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Canku Ota

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(Many Paths)

An Online Newsletter Celebrating Native America


April 20, 2002 - Issue 59


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An Ancient Tongue May Fall Silent

by Heather May Salt Lake Tribune
What a cutie!!!Richard Littlebear and others of his generation may be the last ones to joke in the Cheyenne language. The last ones to pray in it, to use it to heal.

Littlebear, 61, is one of the 2,000 or so of the 5,000-member tribe who can still speak their native tongue. In just three decades, a language that has existed for centuries could disappear.

And with it would vanish ways of knowing about the land and spirituality, says Littlebear, an educator who is trying to reverse the demise.

"The only way [people] can express themselves culturally and individually is through their language," says Littlebear, president of the tribally controlled Chief Dull Knife College in Lame Deer, Mont. "You're hitting at the base of a person's existence and identity."

Littlebear will explain what it's like to lose a language at the Salt Palace Convention Center as part of an international conference for teachers of English as a Second Language. About 7,000 educators are in Salt Lake City to find ways to better teach the language.

But while they focus on English, Littlebear and others hope teachers won't forget the importance of students' home language.

The sentiment flies in the face of recent movements to emphasize English. Take Utah's mostly symbolic law requiring that official government business be done in English, or the push in some states to quickly move students into English-only classrooms.

But in Littlebear's school, as well as some Utah classrooms, educators are teaching students their native languages, believing that knowledge will not only help children better learn English, but also help them be more well-adjusted.

For instance, a couple of schools in Salt Lake City offer bilingual elementary classes, and at least one middle school offers a Spanish class for native speakers.

In the San Juan District, where the majority of students are American Indian, Navajo students must study that language in elementary school for an hour and a half a every day. Junior high and high school students who aren't proficient in English must take Navajo classes along with English.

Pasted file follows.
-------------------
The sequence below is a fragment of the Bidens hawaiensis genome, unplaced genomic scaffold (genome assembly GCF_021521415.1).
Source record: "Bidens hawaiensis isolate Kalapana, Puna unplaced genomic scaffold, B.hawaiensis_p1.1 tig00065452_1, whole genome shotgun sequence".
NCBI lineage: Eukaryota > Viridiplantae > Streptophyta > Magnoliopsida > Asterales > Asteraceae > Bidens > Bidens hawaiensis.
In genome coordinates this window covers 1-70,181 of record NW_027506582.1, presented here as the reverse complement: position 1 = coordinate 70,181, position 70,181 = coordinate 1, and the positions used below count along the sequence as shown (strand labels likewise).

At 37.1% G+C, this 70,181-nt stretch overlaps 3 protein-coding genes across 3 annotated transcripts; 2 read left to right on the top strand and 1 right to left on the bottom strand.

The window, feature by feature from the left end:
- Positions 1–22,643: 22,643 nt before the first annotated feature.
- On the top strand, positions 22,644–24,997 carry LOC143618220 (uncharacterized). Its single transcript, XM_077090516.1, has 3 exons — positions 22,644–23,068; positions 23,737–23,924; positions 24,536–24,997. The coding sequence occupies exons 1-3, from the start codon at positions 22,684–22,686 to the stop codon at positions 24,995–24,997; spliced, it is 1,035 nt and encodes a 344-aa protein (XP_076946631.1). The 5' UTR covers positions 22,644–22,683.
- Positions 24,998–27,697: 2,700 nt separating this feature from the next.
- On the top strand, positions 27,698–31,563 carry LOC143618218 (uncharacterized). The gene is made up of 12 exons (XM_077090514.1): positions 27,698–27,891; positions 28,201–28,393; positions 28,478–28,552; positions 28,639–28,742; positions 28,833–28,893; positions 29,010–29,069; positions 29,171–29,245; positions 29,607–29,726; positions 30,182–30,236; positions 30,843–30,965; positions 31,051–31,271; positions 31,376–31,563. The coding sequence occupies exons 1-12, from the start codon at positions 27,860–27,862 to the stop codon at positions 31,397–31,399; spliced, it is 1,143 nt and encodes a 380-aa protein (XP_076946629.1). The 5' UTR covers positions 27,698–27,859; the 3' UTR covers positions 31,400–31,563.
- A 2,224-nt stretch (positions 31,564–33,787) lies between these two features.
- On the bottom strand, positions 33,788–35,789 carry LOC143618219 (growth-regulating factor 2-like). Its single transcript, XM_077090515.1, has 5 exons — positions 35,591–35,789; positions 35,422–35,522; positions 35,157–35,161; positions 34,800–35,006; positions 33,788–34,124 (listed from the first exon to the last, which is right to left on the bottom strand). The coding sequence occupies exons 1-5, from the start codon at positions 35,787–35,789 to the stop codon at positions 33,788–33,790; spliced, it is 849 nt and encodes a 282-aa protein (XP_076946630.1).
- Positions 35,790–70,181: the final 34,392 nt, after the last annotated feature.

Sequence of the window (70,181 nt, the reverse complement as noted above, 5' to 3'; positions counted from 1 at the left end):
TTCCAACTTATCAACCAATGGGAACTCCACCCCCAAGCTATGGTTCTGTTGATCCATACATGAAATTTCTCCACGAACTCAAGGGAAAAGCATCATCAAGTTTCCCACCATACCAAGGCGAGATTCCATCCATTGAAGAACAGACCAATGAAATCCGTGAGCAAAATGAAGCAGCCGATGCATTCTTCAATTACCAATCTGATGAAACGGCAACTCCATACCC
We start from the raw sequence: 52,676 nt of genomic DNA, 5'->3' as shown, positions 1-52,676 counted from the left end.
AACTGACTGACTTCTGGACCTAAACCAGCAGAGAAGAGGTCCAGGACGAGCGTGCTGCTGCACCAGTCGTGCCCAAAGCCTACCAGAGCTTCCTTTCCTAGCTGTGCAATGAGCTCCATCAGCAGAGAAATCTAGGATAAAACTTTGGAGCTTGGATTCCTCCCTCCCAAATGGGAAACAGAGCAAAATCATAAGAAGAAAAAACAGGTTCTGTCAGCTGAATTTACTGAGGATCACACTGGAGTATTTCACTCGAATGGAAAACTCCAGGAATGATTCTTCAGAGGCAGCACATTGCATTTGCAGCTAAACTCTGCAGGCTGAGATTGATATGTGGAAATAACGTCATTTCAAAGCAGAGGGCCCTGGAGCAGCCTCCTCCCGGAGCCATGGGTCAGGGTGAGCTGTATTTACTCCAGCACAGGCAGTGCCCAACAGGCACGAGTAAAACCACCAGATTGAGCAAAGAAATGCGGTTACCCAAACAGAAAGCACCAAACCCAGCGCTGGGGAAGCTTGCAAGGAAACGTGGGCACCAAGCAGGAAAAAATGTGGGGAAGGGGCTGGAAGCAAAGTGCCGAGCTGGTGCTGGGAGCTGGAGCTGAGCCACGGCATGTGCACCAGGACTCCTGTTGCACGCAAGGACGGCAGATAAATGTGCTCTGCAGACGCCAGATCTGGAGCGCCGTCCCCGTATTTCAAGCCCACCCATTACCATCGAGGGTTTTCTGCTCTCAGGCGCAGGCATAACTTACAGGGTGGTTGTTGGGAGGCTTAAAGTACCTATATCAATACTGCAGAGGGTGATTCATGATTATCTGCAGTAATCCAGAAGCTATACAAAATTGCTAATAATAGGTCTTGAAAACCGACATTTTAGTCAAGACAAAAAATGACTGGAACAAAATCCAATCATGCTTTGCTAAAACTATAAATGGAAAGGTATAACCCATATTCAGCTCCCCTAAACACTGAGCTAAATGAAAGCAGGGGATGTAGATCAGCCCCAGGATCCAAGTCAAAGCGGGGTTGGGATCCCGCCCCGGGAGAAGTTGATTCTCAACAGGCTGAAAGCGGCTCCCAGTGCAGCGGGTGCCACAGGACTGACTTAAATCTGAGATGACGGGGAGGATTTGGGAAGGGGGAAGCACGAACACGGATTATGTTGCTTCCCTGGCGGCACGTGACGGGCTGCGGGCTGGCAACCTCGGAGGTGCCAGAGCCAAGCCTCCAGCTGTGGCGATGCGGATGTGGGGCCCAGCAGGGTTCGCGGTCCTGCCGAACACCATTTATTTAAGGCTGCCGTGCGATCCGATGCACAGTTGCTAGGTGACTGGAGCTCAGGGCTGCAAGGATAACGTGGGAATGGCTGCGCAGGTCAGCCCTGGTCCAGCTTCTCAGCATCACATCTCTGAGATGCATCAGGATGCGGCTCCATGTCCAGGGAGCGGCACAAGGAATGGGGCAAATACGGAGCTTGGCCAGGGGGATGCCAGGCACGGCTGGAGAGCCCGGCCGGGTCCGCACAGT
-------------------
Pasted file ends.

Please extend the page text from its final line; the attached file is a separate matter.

Through the district's 5-year-old "heritage language program," students learn their language and culture is an asset.

"You become proud of who you are," says Clayton Long, bilingual program director for the San Juan District. "English is also important. One is not more important than the other."

Littlebear didn't know that as a youngster attending a government-run school. There, he was banned from speaking Cheyenne. He majored in English as an undergraduate "under the mistaken notion it was superior. That was ground into me while going to school at the reservation. Preachers, teachers, merchants -- they spoke English and were obviously people of power."

Today, Littlebear is of a different mind. Though he doesn't want to bash English, he has written that English is "a voracious language . . . that gobbles up everything in its way."

It wasn't until he was 40 that Littlebear learned to read and write Cheyenne.

Now he's promoting those skills, hosting a language immersion program every summer for kids, and a Cheyenne language and culture program for teachers.

"My vision is that Cheyenne will be spoken forever," he says, noting he must act quickly. Most of the current speakers are 35 and older. He estimates the language could be lost by 2036.

Oddly, some adults have resisted his quest, asking why he wants to teach "this language we were denied." Some parents have wanted their children to speak only English.

But those students struggle too, he notes, because they don't know it well enough, hearing Cheyenne at home and barely learning English in school.

"They're in a sea of sound, but they don't have the adequate linguistic anchor in either one of the two languages," he says.

Preserving American Indian languages can help other Americans, too, he says.

"Native languages that have spirituality imbedded in them, they could become the conscience of America," he says while looking out his hotel window over the sprawling development in the Salt Lake Valley.

He notes how the United States government wants to drill the earth for oil, when it might look to less destructive means. "You've got to think differently about these things."

Some Rare and Radical Ideas for Keeping Indigenous Languages Alive
Dr. Littlebear's paper and poem are adapted from a speech delivered at the Fourth Annual Stabilizing Indigenous Languages Symposium at Flagstaff, Arizona, on May 2, 1997


Chief Dull Knife College
Welcome to Dull Knife Memorial College's homepage. We are located on the Northern Cheyenne Indian Reservation in Southeastern Montana. Our college is named after Chief Dull Knife, also known as Chief Morning Star. Chief Dull Knife, under great odds, and with great courage led his band of Northern Cheyenne to our homeland. He and his people were under heavy fire, and under great odds, as they made their way back. Dull Knife Memorial College serves the reservation and surrounding communities. We offer Associate in Arts and Associate in Applied Science degrees as well as Certificate programs.

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